Google has announced that the next generation of its Android operating system will encrypt data by default, making it impossible for law enforcement to scrape personal information directly from users’ smartphones and tablets.
In a continent where women make up a majority of the population and half of the workforce, it is an anomaly that the percentage working in technology is less than 15%. This represents a vast pool of talent, and there are people trying to put it right.
On Wednesday, drag queens and similar performers began complaining of problems with their Facebook profiles. Artists from across the country reported being forcibly logged out of their accounts and informed that they would need to update their profiles with their legal names in order to lift the suspension.
Alan Turing's life story is unequivocally a tragedy. The Imitation Game, a new biopic that focuses on his accomplishments as a codebreaker during World War II, manages to recognize this while celebrating his formidable legacy.
As part of a publicity campaign for his book, WikiLeaks founder Julian Assange did one of Reddit’s 'Ask Me Anything' group interviews, and talked about Bitcoin, Google and its chairman Eric Schmidt, and what the U.S. should do about the terrorist group ISIS.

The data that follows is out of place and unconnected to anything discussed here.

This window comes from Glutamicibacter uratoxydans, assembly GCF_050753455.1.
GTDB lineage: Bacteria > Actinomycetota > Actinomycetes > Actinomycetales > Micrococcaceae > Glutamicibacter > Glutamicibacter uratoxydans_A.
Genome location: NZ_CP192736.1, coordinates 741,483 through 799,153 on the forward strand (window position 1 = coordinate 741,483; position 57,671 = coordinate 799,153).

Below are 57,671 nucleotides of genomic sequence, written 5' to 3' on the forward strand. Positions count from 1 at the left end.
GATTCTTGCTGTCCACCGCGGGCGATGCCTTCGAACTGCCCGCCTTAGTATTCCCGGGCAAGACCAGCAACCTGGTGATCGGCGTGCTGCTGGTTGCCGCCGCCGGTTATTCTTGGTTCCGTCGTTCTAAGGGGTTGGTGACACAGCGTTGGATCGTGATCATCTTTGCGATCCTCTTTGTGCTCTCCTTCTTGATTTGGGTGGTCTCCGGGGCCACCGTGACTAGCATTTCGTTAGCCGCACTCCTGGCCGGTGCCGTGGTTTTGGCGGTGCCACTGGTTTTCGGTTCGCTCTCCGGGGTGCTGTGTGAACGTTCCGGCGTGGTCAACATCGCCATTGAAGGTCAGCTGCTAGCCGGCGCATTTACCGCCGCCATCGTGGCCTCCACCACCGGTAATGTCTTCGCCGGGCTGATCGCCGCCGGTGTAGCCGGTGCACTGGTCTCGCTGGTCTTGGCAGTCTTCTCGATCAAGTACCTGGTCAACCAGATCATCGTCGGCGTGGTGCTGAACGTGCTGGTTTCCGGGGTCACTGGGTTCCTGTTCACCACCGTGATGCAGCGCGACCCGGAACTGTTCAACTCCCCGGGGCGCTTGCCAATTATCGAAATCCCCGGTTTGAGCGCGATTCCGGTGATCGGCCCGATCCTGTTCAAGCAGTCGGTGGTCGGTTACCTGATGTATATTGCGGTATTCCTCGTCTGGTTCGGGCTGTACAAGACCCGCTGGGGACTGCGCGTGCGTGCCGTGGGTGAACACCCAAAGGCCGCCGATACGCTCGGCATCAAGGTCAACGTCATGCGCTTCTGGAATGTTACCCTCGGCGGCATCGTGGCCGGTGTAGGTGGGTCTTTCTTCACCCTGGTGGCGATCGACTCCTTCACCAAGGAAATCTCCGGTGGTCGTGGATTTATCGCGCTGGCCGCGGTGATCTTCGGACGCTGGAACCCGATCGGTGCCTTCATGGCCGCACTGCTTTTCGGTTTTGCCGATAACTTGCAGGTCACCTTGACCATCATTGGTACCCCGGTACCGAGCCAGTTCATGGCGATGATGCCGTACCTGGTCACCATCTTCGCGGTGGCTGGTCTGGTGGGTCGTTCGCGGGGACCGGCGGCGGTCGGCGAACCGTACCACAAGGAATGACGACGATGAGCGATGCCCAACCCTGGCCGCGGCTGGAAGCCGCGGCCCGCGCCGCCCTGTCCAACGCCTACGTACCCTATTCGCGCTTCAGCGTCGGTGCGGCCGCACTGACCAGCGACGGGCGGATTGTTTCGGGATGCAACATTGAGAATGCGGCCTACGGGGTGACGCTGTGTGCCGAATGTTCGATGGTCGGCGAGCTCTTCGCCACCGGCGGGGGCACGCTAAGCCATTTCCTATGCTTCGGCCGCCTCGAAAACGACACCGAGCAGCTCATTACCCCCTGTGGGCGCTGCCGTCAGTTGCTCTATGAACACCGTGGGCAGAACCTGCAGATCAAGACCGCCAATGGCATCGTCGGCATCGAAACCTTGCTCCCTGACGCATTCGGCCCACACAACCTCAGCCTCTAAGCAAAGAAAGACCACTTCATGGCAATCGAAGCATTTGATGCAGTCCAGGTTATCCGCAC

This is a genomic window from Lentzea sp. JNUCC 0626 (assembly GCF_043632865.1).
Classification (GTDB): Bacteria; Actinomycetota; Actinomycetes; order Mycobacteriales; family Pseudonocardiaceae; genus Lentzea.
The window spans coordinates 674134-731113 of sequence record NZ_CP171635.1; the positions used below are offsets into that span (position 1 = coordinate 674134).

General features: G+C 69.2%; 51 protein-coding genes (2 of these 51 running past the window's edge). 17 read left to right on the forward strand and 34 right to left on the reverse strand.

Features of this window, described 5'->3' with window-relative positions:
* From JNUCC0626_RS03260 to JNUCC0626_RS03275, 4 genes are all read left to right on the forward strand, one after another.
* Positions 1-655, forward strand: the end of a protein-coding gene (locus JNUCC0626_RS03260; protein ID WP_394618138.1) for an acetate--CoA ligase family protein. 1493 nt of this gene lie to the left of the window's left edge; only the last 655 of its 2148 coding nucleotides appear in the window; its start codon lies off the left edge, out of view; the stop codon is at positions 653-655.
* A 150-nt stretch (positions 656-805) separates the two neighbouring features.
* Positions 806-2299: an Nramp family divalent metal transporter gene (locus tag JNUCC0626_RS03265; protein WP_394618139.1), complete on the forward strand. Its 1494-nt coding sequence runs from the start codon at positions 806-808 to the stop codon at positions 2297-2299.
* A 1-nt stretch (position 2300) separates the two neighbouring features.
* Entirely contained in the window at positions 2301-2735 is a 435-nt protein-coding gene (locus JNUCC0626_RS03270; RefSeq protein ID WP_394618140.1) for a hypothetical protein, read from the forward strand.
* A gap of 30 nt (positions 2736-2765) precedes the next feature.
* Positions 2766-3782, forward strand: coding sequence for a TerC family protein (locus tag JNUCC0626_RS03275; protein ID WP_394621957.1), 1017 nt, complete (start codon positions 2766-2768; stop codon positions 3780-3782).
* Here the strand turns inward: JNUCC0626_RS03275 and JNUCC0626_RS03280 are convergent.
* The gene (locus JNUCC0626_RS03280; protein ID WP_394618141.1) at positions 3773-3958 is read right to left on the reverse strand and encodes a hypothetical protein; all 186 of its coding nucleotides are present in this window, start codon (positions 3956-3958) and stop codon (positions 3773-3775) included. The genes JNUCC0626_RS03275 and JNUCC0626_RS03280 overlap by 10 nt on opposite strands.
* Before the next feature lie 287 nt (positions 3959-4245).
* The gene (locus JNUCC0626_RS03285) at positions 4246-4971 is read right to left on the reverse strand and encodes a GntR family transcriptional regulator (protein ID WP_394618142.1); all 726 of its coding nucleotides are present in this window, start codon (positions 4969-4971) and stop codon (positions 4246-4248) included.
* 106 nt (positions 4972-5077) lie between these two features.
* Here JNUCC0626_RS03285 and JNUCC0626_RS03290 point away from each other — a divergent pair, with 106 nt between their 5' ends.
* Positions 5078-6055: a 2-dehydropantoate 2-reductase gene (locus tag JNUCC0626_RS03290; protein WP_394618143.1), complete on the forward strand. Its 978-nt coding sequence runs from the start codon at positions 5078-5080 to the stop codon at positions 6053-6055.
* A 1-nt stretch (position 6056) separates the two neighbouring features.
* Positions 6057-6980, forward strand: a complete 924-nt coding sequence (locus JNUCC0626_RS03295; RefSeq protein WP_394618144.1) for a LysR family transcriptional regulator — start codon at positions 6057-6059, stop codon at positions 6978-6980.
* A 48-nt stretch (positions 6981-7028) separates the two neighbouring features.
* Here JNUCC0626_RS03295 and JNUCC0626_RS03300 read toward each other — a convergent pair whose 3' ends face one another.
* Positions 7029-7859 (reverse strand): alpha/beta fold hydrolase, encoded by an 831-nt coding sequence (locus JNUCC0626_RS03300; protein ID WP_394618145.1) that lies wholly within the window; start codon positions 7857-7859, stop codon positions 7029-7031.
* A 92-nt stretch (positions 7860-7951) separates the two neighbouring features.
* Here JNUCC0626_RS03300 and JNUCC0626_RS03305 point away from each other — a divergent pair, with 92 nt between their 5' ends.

A revolution is afoot in privacy regulation. In an assortment of white papers and articles, business leaders —i ncluding Microsoft — and scholars argue that instead of regulating privacy through limiting the collection of data, we should focus on how the information is used.
Notch and the two other co-founders are set to leave as part of the deal that focuses on mega-hit Minecraft. An investor release claims Microsoft expects to break even on the acquisition by the end of June 2015.
It's a new long-form essay in the tradition of Sterling's must-read, groundbreaking 2005 book Shaping Things, a critical perspective on what it means to have a house full of 'smart' stuff that answers to giant corporations and the states that exert leverage over them.
Before the zombie craze, if you wanted to make a cheap genre movie with a decent shot of making your money back, you made a cyborg film. For some reason, audiences couldn't get enough of these combinations of man and machine, no matter how crappy they were. Here's the proof.
The death Tuesday of the iconic iPod just before its 13th birthday went unacknowledged by that company and by a Silicon Valley crowd that wildly applauded the unveiling of a new phone and a smartwatch — products that stood on the slim, metal shoulders of its predecessor.